FIG. 3F illustrates a waveguide sensor 86 formed on a substrate or chip 56 which is similar to sensor 58 of FIGS. 3A-C but which has multiple sources and a single detector. Detectors 70,72,74 of sensor 56 are replaced by three sources 90,92,94, typically at three different wavelengths compatible with the sensing chemistry, biochemistry or lack of coating, and source 68 is replaced by a detector 88 which is sufficiently broadband to detect light from all three sources 90,92,94. Beam splitter 73 is highly reflective to the wavelength of source 90 and highly transmissive to the wavelengths from sources 92,94. Beam splitter 75 is highly reflective to the wavelength of source 94 and highly transmissive to the wavelength of source 92. The beam splitter characteristics are obtained by suitable optical coatings. Sloped end faces 63, 65,67 direct light from sources 90,92,94 down waveguides 60,62,64 and beam splitters 73,75 direct the light beams into waveguide (sensing and reference arm) 59. Waveguide 59 includes beam splitter 91 which directs a portion of the light to reference detector 96. The rest of the light beam passes through waveguide 59 which is coated with (or contains) sensing chemistry or biochemistry or is uncoated to form a sensing region 30. The modulated beam is then reflected by end face 61 down to detector 88. Thus, in this configuration, there is only one sensing region but three different light sources. Waveguides 60,62,64 do not contain any sensing chemistry or uncoated sensing region.
FIGS. 3G,H show an alternate embodiment of sensor 86 of FIG. 3F which has multiple sources and multiple sensing chemistries, biochemistries or uncoated sensing regions. Waveguide sensor 87 on chip 56 has three sources 90,92,94, typically at three wavelengths, and a detector 88. Sloped end faces 63,65,67 direct light from sources 90,92,94 into waveguides 60,62,64 where the light first encounters a beam splitter 93,95,97 which directs a portion of the light down to reference detectors 51,52,53. The remainder of the light passes down waveguides 60,62,64 which are coated with (or contain) sensing chemistry or biochemistry or are uncoated to form sensing regions 30a,b,c. Beam splitters 73,75 pass or direct the modulated light beams from waveguides 60,62,64 to waveguide 59, where the light is reflected at end face 61 down to detector 88. Thus, in this configuration, there is a sensing chemistry or biochemistry or uncoated sensing region on each arm with a source, but there is also a reference detector on each sensing arm. In other combinations the sensing arm can be uncoated and the reference arm can be uncoated, but not at the same time. Permissible combinations are coated sensing arm and coated reference arm, coated sensing arm and uncoated reference arm or uncoated sensing arm and coated reference arm.
Although waveguide sensors can be formed as described above by mounting waveguide structures on a molded chip package which contains the source(s) and detector(s), it is also possible according to the invention to further integrate the waveguide structures into the molded chip package. The waveguide structures of FIGS. 1A-3H can be molded as part of the substrate or chip package 12 or 56. It is also possible to form parts of the waveguide structures, as illustrated in FIGS. 4A-H. In these embodiments, the elements defining the direction of light propagation are formed with the chip as part of the chip fabrication process. Only very simple elements need then be inserted to form a working sensor and these elements are easily interchanged to produce a wide variety of sensors. The design even provides for liquid waveguides, enabling the use of liquid sensing chemistries or biochemistries.
As shown in FIG. 4A, chip 12 with source 14 and detectors 16,18, is formed with waveguide defining elements 36,38,39 formed integrally thereon, i.e., when chip 12 is molded, elements 36,38,39 are formed as part of the molding process. Elements 38,39,36 are formed over source 14 and detectors 16,18, respectively. Source 14 is at one end of the linear arrangement. Elements 36,38 are corner reflectors and element 39 is a beam splitter. A waveguide body 41 can be easily inserted between elements 38,39 and a waveguide body 42, which can be coated with sensing chemistry or biochemistry or uncoated to form a sensing region 30 (or alternatively is partly formed of the sensing chemistry) can be easily inserted between elements 39,36 to form a waveguide sensor 37. As shown in FIG. 4B, the spaces between elements 36,38,39 can be enclosed by lateral walls 44, defining channels 45,46. FIGS. 4C,D are top and side sectional views. Inserts 41,42 of FIG. 4A can be inserted in channels 45,46 or channels 45,46 can be filled with liquid reagents and then covered with a membrane 50, as shown in FIG. 4D. Membrane 50 can be attached to side walls 44. Channels 45,46 can also be filled with liquid or solid reagents dispersed in a sol-gel or porous glass or other absorbing materials which are optically transparent and allowed to coagulate, thus obviating the need for a membrane except in situations where the membrane provides additional specificity or physical protection of the sensing chemistry or biochemistry. Channels 45,46 can also be filled with multiple layers of sol-gel or other absorbing material having different reagents dispersed therein.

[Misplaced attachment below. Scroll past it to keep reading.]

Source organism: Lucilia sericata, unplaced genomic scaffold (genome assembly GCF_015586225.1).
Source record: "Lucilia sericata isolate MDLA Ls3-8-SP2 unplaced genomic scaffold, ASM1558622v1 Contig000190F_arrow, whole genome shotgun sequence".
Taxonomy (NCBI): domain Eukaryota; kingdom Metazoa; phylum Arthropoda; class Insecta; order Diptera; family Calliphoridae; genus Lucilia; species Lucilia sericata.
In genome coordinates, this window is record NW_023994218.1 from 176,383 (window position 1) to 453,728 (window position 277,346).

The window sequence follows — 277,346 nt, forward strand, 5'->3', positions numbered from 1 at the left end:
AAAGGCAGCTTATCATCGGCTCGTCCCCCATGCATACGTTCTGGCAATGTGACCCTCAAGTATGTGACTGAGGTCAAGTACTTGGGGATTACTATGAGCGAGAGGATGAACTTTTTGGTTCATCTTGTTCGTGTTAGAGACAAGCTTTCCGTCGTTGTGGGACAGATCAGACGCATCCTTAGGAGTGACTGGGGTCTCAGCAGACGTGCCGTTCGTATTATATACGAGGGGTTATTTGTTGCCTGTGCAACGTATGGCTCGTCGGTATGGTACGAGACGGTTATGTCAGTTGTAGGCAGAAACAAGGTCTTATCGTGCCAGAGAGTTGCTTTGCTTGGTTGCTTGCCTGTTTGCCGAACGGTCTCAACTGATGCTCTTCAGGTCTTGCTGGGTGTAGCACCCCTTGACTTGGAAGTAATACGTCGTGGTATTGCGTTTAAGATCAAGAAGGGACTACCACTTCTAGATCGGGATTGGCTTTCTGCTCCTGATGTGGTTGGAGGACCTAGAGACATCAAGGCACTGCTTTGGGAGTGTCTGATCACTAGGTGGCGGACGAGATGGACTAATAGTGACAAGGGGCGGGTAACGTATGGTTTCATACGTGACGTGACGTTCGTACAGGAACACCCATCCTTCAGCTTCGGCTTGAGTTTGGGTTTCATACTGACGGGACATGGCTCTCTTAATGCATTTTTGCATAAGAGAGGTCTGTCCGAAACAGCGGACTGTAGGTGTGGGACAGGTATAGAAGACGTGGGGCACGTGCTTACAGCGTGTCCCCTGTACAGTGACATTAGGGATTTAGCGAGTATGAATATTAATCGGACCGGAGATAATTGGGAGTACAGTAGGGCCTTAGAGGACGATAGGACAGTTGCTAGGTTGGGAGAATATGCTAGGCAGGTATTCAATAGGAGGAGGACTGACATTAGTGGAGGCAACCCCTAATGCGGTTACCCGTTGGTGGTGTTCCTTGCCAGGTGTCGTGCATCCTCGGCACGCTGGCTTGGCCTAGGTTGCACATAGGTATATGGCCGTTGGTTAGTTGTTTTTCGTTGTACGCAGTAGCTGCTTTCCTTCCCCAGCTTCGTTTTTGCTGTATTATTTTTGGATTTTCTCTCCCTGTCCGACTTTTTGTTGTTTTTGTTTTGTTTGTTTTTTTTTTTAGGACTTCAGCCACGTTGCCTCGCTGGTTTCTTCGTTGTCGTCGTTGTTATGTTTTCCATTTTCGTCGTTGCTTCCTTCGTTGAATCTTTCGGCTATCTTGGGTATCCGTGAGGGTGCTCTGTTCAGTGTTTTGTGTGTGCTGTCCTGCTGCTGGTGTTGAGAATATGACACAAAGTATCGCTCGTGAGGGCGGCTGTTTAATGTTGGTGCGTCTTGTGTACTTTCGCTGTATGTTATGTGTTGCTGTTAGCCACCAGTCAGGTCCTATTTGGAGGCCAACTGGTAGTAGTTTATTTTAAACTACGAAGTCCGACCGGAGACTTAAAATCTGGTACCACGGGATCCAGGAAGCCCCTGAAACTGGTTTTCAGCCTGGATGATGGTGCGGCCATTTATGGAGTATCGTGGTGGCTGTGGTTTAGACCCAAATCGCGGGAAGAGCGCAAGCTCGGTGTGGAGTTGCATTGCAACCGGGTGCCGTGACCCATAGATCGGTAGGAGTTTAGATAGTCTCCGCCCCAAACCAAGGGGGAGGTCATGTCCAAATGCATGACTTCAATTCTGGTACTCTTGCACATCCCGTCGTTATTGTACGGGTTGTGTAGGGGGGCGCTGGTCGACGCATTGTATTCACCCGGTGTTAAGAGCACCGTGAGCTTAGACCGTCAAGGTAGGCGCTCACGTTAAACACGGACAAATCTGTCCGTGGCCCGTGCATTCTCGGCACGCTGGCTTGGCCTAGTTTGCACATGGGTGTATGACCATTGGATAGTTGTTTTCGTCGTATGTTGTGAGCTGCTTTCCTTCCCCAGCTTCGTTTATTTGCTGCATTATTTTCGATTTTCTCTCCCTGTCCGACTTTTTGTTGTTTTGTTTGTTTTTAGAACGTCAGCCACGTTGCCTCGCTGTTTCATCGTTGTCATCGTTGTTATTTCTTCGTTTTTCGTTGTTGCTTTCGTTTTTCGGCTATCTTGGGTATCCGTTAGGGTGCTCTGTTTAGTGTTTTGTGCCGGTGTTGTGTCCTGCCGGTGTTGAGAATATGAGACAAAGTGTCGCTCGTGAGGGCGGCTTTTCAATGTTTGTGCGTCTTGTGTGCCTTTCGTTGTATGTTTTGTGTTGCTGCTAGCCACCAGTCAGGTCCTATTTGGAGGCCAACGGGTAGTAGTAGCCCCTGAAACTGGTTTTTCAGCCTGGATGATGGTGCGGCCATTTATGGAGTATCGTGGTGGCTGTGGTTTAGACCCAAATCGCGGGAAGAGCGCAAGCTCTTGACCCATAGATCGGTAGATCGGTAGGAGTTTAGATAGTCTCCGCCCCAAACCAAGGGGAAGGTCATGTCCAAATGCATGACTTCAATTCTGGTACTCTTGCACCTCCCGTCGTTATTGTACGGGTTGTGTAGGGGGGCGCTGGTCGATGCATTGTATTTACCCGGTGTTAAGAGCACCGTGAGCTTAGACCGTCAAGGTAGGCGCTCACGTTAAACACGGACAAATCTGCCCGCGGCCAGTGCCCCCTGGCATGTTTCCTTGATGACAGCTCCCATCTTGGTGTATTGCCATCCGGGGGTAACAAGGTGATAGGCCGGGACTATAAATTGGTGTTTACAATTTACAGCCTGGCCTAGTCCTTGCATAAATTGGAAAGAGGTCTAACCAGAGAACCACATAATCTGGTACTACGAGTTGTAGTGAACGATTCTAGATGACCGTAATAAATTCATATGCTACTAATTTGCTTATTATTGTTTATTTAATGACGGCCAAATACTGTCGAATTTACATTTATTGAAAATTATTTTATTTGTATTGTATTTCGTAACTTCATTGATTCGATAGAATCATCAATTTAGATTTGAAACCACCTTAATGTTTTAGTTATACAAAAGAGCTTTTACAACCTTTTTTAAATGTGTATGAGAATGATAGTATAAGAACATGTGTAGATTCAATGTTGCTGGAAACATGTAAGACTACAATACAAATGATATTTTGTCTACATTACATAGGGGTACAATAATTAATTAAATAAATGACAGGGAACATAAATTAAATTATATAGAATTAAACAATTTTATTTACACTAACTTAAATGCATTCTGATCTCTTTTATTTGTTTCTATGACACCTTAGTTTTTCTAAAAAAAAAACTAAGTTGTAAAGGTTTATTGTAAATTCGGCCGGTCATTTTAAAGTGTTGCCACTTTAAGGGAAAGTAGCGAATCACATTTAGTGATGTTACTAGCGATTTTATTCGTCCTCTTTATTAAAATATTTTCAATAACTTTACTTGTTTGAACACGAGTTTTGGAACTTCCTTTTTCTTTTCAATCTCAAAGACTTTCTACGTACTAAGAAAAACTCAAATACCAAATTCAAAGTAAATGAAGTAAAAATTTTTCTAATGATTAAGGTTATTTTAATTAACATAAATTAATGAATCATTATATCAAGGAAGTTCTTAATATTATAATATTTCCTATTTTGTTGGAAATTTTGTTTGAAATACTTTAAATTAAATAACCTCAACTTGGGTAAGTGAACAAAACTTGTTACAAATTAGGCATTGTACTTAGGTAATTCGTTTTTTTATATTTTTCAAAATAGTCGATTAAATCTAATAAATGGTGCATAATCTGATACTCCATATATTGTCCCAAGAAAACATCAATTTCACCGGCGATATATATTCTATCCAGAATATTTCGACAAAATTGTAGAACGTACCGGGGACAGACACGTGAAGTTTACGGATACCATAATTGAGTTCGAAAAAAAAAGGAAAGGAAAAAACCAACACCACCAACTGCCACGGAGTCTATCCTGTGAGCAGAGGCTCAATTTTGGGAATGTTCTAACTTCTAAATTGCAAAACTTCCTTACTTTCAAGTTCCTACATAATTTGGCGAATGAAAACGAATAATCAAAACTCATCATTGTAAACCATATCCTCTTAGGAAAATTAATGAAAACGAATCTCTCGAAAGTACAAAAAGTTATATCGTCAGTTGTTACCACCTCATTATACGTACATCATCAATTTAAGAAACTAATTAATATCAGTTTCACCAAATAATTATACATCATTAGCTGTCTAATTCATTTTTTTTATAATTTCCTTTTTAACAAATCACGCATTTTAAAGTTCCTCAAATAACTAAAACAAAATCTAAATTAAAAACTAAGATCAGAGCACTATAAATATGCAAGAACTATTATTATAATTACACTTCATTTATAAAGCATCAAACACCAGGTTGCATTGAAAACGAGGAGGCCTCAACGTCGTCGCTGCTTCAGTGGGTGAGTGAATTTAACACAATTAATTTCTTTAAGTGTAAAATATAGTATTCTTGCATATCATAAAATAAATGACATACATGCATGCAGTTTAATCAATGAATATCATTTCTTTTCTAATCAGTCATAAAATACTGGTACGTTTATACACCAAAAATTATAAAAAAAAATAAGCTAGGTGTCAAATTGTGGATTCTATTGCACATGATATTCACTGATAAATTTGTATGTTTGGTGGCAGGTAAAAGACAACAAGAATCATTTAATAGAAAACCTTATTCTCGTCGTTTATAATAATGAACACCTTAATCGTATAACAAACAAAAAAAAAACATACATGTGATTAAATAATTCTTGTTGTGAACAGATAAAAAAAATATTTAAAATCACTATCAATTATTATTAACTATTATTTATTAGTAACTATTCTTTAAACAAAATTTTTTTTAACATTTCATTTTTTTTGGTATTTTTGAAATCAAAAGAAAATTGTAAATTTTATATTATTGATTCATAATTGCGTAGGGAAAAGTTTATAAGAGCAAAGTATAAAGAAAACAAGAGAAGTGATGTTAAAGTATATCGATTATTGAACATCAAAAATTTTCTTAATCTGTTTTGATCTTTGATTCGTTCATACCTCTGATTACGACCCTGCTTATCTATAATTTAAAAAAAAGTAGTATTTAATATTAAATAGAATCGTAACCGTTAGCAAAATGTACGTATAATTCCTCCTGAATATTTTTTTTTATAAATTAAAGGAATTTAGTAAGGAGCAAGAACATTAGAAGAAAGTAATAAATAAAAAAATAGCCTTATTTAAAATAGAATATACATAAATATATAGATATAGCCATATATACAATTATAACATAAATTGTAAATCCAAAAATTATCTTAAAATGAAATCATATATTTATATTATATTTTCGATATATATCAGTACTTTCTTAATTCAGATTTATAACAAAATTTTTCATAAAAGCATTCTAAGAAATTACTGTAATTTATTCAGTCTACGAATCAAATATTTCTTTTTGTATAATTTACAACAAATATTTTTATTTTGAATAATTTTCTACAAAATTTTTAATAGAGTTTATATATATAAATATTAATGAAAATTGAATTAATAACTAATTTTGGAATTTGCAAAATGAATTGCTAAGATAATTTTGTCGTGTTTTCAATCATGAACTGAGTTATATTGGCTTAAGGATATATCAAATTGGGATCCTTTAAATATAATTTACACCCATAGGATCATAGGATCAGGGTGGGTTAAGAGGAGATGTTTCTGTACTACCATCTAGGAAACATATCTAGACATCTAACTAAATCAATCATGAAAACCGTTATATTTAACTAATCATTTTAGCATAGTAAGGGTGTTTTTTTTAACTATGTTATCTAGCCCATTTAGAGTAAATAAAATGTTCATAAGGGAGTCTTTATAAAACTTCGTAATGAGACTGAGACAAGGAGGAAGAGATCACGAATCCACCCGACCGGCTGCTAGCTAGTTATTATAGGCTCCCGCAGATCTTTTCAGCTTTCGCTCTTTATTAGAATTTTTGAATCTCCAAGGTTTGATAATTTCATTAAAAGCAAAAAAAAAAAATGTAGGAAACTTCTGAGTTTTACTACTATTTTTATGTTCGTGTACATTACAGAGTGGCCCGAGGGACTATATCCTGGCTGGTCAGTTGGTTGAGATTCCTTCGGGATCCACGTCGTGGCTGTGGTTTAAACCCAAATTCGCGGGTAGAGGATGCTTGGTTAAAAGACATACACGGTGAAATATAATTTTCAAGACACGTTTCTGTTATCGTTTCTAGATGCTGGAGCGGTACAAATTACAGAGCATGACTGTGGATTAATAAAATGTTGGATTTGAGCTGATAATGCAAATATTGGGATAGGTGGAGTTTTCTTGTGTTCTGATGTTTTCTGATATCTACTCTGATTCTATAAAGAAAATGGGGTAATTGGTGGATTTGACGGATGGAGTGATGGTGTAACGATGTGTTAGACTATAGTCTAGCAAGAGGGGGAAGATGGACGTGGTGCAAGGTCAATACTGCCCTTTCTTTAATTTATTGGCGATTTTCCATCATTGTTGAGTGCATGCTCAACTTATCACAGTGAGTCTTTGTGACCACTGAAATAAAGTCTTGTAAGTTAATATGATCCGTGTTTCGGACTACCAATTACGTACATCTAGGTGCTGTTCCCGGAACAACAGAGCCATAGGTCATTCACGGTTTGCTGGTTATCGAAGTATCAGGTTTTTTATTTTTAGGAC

FIG. 4E shows an alternate embodiment of a chip 12 with integral waveguide defining elements 35,36,38,39. In this case, source 14 is in the center with detectors 16,18 at the ends. Again, elements 35,36,38,39, which are corner reflectors, are formed as part of the fabrication process of chip 12. A waveguide body 41 can be easily inserted between elements 38,39 and a waveguide body 43 which is coated with (or contains) a sensing chemistry or biochemistry or is uncoated to form a sensing region 30, can be easily inserted between elements 35,36 to form a waveguide sensor 40. As shown in FIG. 4F, the spaces between elements 35,36,38,39 can be enclosed by lateral walls 44, defining channels 47,48. FIGS. 4G-H are top and side sectional views. Inserts 41,43 of FIG. 4E can be inserted in channels 47,48 or channels 47,48 can be filled with liquid reagents and then covered with a membrane 50, as shown in FIG. 4H. Membrane 50 can be attached to side walls 44. Channels 47,48 can also be filled with one or more layers of liquid or solid reagents dispersed in a sol-gel or porous glass or other absorbing materials and allowed to coagulate, thus obviating the need for a membrane except in situations where the membrane provides additional specificity or physical protection of the sensing chemistry or biochemistry.